(Dec. 16, 2013) -- Meet Viridiana Estrada. She's building a research career with the help of UTSA neuroscientists.
While a student at John Marshall High School, Estrada earned automatic admission to UT-Austin. Despite being accepted at various universities, she ultimately decided on UTSA, opting to remain close to her San Antonio family.
"What I really liked about UTSA -- it's something that I didn't realize at first," Estrada recalls. "I liked that there are a lot of great researchers to work with and learn from here, especially those in the Neurosciences Institute."
And Estrada is taking advantage of every opportunity.
The undergraduate is pursuing a psychology degree, medical courses and highest honors through the UTSA Honors College. To achieve those goals, she's intensely focused on academics.
She's also taking advantage of UTSA's access to great research opportunities such as the MBRS-RISE program and the McNair Scholars program. Under the supervision of UTSA neuroscientist Nicole Wicha, Estrada has learned how to use event-related potentials to study how older Spanish-speaking adults predict language. Her findings are presented in her honors thesis.
Outside of the classroom, the undergraduate has networked with UTSA researchers and students through Neuroscientists Evolving Undergraduate Research Opportunities (NEURO), the Neuroscience Institute's student organization.
Though seemingly disparate, Estrada's collective experiences at UTSA prepared her for a career-altering placement in a summer research program offered by the University of Wisconsin-Madison. She applied to work in one of two laboratories, but fate placed her in a third.
That summer, Estrada learned how to implant cannula into the ventral medial prefrontal cortices of rats, a surgical procedure that allows researchers to manipulate and study the rats' eating patterns in response to various chemicals such as amphetamines. The technique merged Estrada's academic interests, calling her attention to a new career path in neurosurgical research.
"Since I've been little, I've always been involved in learning," she says. "Science has that ability to lead you to more learning. Science builds the foundation for increasing knowledge."
She now hopes to pursue an M.D./Ph.D. to fully pursue a neurosurgical research career. She admits it won't be an easy road, because so much more education is required, but she says she's determined to weather the challenge because she knows now from experience that a career in neurosurgical research is exactly what she wants.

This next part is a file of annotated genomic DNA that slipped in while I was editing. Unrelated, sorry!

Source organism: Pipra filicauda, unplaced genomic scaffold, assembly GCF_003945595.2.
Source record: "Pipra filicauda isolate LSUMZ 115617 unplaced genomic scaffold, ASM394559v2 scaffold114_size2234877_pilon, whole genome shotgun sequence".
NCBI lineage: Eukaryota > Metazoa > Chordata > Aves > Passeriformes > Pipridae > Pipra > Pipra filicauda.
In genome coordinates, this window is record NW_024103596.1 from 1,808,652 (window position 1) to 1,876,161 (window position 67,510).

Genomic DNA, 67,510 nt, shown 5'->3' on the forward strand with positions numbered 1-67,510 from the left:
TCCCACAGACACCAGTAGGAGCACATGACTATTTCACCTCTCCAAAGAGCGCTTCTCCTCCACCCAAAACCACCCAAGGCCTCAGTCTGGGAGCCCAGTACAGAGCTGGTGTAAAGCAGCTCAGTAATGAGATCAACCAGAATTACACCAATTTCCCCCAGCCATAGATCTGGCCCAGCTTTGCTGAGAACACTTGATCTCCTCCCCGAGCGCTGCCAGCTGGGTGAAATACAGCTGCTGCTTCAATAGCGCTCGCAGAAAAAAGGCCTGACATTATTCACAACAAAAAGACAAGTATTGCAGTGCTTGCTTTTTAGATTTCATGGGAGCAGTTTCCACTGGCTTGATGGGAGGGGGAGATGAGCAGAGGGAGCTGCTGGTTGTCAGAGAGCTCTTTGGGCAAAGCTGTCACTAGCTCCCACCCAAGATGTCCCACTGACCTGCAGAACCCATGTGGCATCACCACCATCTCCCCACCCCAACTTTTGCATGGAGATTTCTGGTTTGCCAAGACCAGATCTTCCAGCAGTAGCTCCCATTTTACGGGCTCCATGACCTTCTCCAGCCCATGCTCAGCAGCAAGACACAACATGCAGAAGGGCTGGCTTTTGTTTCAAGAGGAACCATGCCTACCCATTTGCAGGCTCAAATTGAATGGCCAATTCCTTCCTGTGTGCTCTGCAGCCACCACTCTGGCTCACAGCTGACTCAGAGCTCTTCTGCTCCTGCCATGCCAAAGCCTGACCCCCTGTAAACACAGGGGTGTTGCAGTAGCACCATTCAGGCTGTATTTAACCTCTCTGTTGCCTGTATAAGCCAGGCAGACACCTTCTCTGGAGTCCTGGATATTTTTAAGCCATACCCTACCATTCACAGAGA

Do you know a fascinating UTSA student who is planning to graduate in May 2014? Share that story with us at firstname.lastname@example.org.
MuTe Fest is a celebration of original music and technology. Three days of concerts, sessions, and informative lectures will offer a unique experience of musical works created by fellow UTSA students and the chance to gain valuable knowledge about music technology.
Art Building, Music Tech Lab (Arts 3.01.30B), Main Campus
The conference will showcase the works of authors, illustrators, and scholars which embody Latino culture and art as a means to promote literacy and reading in Latino children.
Durango Building, first floor, Downtown Campus
The theme of this year’s symposium is Black & Brown Futures. The free event will give UTSA students and the community the opportunity to meet and hear national scholars talk about current research and academic trends relevant to the lives of African Americans in the United States.
Student Union, Denman Room (SU 2.01.28), Main Campus
Registration is open now for this family-friendly and dog-friendly run that supports the UTSA Alumni Association scholarship fund.
Convocation Center, Main Campus
Join the Department of Interdisciplinary Learning and Teaching for the 14th Annual UTSA Storytelling Festival featuring Nancy Simpson, storyteller and keynote speaker. The event is free and open to the public.
Main Building, Ground Floor Lobby, Main Campus
Students are invited to a semi-formal, dinner banquet with an awards presentation and dancing. Keynote speaker will be San Antonio City Councilman William Cruz Shaw. Tickets must be purchased by Feb 19 at Roadrunner Express. UTSA students are $15 and guests are $20.
H-E-B Student Union Ballroom (HSU 1.104/1.106), Main Campus
Dr. Don Jenkins from UT Health SA will lead this event UTSA with up to 30 certified STB trainers, and train up to 300 UTSA students and personnel in stop the bleed methods.
H-E-B Student Union Ballroom (HSU 1.106), Main Campus
Get to know more about the Bexar County Criminal District Court candidates' stance on the issues before voting in the primary election on March 6.
Buena Vista Street Building, Aula Canaria (BVB 1.328), Downtown Campus
The University of Texas at San Antonio is dedicated to the advancement of knowledge through research and discovery, teaching and learning, community engagement and public service. As an institution of access and excellence, UTSA embraces multicultural traditions and serves as a center for intellectual and creative resources as well as a catalyst for socioeconomic development and the commercialization of intellectual property - for Texas, the nation and the world.
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